What's missing?

LePage's nominees
By AL DIAMON  |  January 19, 2011

After an intense investigation into the backgrounds of Republican Governor Paul LePage's nominees for top administration posts, I've discovered an astonishing lack of diversity.

To date, LePage hasn't picked a single left-wing Democrat or Green Independent. No liberals, progressives, or socialists. And the absence of anarchists from LePage's inner circle seems pointed and purposeful.

This is shocking, because in previous administrations, these groups have always been well represented. Under Democratic Governor John Baldacci, for instance, anarchists were in control of the Medicaid computer system at the Maine Department of Health and Human Services.

This exclusionary policy has prompted protests from constituencies as varied as the Maine Women's Lobby (no female cabinet members), the Maine Writers & Publishers Alliance (no poetry reading at the inauguration), the Maine Association of Convicted Sex Offenders (didn't even get invited to the inauguration), and the Pine Tree Society of Obsessively Whiney People, Mostly — But Not Exclusively — From Portland (motto: Displeased With Damn Near Everything, Except A Few Programs On National Public Radio And An Occasional Cup of Fair Trade Coffee, Since 1820).

LePage seems undaunted. He appears willing to risk the wrath of these powerful special interests ("Don't bother asking for the sex-offender vote if you run for re-election in 2014") in order to indulge his desire to fill key jobs in Augusta with males sporting impressive resumes and political philosophies much like his own.

Oh, and his daughter. Who counts as more than a payoff to Americans United to Promote Nepotism, because she's also one of those whatchamacallits that they're always complaining there aren't enough of. You know, a woman.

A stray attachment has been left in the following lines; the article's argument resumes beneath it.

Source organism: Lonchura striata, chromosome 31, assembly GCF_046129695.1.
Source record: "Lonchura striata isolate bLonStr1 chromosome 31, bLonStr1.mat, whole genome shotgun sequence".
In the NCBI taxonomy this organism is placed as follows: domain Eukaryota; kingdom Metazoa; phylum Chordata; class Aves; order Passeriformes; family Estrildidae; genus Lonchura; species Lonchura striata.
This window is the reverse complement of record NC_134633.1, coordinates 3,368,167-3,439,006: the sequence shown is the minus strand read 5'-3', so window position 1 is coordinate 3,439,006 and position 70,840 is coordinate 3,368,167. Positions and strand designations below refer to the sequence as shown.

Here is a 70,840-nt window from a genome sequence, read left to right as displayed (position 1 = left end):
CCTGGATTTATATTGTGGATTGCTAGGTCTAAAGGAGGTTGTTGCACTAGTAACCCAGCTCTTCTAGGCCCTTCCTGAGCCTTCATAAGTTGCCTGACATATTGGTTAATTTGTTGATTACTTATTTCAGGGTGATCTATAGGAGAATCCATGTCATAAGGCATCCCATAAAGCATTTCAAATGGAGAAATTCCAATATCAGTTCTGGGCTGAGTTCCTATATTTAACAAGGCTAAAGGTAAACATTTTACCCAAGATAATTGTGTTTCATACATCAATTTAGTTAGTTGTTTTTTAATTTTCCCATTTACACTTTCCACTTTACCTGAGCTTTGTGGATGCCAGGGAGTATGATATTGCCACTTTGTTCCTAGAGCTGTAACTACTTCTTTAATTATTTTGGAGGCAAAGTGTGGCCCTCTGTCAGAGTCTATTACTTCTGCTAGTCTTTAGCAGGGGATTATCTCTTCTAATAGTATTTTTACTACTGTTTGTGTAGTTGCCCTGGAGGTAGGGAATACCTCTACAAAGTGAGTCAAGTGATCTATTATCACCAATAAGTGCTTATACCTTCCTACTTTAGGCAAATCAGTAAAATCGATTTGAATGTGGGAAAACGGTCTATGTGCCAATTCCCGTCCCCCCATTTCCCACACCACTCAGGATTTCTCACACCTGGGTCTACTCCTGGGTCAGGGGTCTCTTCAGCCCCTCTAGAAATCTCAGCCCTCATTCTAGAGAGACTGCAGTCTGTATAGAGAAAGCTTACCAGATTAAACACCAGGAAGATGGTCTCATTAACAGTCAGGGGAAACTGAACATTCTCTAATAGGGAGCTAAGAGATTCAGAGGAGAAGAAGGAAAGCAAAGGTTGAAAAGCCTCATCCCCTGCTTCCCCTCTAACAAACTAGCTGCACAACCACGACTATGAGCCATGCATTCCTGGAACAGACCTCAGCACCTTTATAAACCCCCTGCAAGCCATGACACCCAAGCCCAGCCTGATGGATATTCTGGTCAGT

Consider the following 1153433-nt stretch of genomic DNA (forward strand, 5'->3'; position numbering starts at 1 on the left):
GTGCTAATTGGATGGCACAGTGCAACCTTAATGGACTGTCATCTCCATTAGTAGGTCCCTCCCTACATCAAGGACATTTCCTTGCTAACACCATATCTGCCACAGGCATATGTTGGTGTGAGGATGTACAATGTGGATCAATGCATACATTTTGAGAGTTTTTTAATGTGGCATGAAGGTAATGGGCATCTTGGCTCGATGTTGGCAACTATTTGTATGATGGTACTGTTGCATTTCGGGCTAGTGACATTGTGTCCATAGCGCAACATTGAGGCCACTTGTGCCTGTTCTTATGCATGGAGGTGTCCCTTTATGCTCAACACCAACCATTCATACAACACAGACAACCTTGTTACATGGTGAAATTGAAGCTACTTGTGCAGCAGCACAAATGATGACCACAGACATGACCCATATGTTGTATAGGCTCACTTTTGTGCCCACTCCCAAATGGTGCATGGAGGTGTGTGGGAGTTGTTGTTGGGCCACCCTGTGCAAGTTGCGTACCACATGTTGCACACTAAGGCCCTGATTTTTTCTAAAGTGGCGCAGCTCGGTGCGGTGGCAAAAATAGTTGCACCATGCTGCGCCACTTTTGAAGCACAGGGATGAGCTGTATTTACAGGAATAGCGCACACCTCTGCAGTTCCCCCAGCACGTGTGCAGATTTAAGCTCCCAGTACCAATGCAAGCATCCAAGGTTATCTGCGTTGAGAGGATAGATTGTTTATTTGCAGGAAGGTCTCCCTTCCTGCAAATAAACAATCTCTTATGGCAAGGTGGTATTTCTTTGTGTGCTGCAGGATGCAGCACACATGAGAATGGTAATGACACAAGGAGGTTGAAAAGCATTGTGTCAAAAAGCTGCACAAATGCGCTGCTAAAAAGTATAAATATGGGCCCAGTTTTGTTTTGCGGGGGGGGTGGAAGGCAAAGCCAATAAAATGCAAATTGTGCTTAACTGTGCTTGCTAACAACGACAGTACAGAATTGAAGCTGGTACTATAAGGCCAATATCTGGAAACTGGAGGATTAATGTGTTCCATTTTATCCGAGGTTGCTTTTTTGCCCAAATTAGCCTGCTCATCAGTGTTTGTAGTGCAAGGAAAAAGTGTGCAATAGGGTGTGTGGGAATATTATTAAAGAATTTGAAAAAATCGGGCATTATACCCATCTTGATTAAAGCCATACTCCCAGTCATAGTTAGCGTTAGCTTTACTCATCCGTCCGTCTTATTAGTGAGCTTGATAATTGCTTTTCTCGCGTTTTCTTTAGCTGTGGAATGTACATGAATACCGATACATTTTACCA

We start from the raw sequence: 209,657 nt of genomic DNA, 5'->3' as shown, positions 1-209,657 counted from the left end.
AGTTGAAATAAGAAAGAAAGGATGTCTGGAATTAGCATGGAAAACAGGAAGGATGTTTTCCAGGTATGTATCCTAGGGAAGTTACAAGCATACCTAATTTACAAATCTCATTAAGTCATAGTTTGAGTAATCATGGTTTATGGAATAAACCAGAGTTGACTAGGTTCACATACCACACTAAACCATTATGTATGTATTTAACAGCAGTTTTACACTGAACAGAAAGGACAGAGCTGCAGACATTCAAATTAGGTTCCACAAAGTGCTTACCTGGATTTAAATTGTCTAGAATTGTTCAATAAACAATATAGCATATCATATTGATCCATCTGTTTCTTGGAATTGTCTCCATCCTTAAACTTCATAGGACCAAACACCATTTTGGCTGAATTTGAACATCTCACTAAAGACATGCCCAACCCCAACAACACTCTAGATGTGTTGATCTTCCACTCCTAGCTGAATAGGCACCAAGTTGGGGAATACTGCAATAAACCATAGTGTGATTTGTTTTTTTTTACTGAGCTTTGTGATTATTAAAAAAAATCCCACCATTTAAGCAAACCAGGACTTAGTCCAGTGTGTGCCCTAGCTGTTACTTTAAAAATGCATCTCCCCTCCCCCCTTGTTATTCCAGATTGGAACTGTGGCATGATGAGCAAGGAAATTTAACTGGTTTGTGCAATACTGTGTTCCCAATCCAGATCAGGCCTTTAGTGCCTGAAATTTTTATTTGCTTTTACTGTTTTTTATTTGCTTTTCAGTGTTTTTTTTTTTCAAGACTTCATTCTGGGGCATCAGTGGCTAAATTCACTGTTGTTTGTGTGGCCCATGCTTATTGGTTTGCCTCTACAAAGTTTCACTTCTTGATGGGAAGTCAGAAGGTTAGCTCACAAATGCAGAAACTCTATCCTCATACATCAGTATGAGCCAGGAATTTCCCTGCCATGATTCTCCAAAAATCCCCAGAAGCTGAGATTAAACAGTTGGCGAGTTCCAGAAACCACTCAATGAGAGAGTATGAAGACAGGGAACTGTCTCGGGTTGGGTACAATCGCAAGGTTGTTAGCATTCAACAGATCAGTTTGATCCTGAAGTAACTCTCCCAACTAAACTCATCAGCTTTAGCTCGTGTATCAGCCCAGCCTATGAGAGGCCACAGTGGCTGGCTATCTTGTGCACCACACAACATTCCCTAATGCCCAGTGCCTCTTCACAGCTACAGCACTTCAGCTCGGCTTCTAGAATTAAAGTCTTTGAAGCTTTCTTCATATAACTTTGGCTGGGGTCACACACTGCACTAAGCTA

All this squabbling over diversity ("What? No Flemish-speaking Belgians? No plucky survivors of Hurricane Katrina? No advocates for gluten-free meals in the State House cafeteria?") tends to obscure the point. Which is that LePage is behaving just the way he said he would during the campaign. He promised a dramatic change in the way things are done in state government, and he's taken the first steps toward delivering on that pledge.

Not only that, but he's doing it in an orderly and rational manner that shows every indication of having been carefully thought out in advance. There's a plan being implemented here that has less to do with who and more to do with how far he intends to go.

What this means is that it really doesn't matter who LePage appoints, because whether his commissioners are all straight male WASPS or vegan lesbians of color, the net result is going to be the same: State government will be getting smaller and more focused on business development, rather than larger and obsessed with social services.

(Although, it would be kind of interesting to see how many right-wing, non-meat-eating, African-American lesbians the governor could find to fill out his appointments. And how the liberals would react to their nominations if he did.)

LePage's critics have been thrown off stride by his practical approach to implementing his agenda. They've tended to latch on to the more trivial aspects of his governing style ("No poets! Not enough women! No gluten-free doughnuts!"), rather than preparing for the real battles that lie ahead. Those political brawls will likely see LePage and his legislative allies ripping to pieces the legacy of the retro-New Dealers and tax-and-spenders in Augusta the way maniacs slice and dice oversexed teenagers in slasher movies.

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